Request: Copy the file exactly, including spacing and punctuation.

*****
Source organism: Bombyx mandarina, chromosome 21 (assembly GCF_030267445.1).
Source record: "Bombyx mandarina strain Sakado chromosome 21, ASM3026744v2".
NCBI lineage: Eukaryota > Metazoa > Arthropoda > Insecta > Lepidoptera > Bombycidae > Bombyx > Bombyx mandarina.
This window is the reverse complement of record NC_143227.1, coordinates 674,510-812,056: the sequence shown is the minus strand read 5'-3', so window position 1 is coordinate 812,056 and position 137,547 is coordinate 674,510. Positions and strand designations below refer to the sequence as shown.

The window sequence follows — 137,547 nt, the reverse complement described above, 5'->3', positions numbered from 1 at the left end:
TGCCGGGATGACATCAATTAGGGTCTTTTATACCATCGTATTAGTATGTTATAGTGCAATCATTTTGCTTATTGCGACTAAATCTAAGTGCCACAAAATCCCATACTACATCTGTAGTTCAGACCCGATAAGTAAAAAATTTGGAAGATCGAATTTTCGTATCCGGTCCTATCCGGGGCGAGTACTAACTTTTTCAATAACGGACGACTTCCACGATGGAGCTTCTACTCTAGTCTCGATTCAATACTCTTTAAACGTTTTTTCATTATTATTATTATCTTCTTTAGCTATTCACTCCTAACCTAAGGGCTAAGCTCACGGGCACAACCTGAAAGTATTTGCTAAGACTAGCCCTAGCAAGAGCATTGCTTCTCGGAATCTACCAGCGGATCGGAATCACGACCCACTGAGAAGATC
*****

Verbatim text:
Source organism: Bombyx mandarina, chromosome 21 (assembly GCF_030267445.1).
Source record: "Bombyx mandarina strain Sakado chromosome 21, ASM3026744v2".
NCBI lineage: Eukaryota > Metazoa > Arthropoda > Insecta > Lepidoptera > Bombycidae > Bombyx > Bombyx mandarina.
This window is the reverse complement of record NC_143227.1, coordinates 674,510-812,056: the sequence shown is the minus strand read 5'-3', so window position 1 is coordinate 812,056 and position 137,547 is coordinate 674,510. Positions and strand designations below refer to the sequence as shown.

The window sequence follows — 137,547 nt, the reverse complement described above, 5'->3', positions numbered from 1 at the left end:
TGCCGGGATGACATCAATTAGGGTCTTTTATACCATCGTATTAGTATGTTATAGTGCAATCATTTTGCTTATTGCGACTAAATCTAAGTGCCACAAAATCCCATACTACATCTGTAGTTCAGACCCGATAAGTAAAAAATTTGGAAGATCGAATTTTCGTATCCGGTCCTATCCGGGGCGAGTACTAACTTTTTCAATAACGGACGACTTCCACGATGGAGCTTCTACTCTAGTCTCGATTCAATACTCTTTAAACGTTTTTTCATTATTATTATTATCTTCTTTAGCTATTCACTCCTAACCTAAGGGCTAAGCTCACGGGCACAACCTGAAAGTATTTGCTAAGACTAGCCCTAGCAAGAGCATTGCTTCTCGGAATCTACCAGCGGATCGGAATCACGACCCACTGAGAAGATC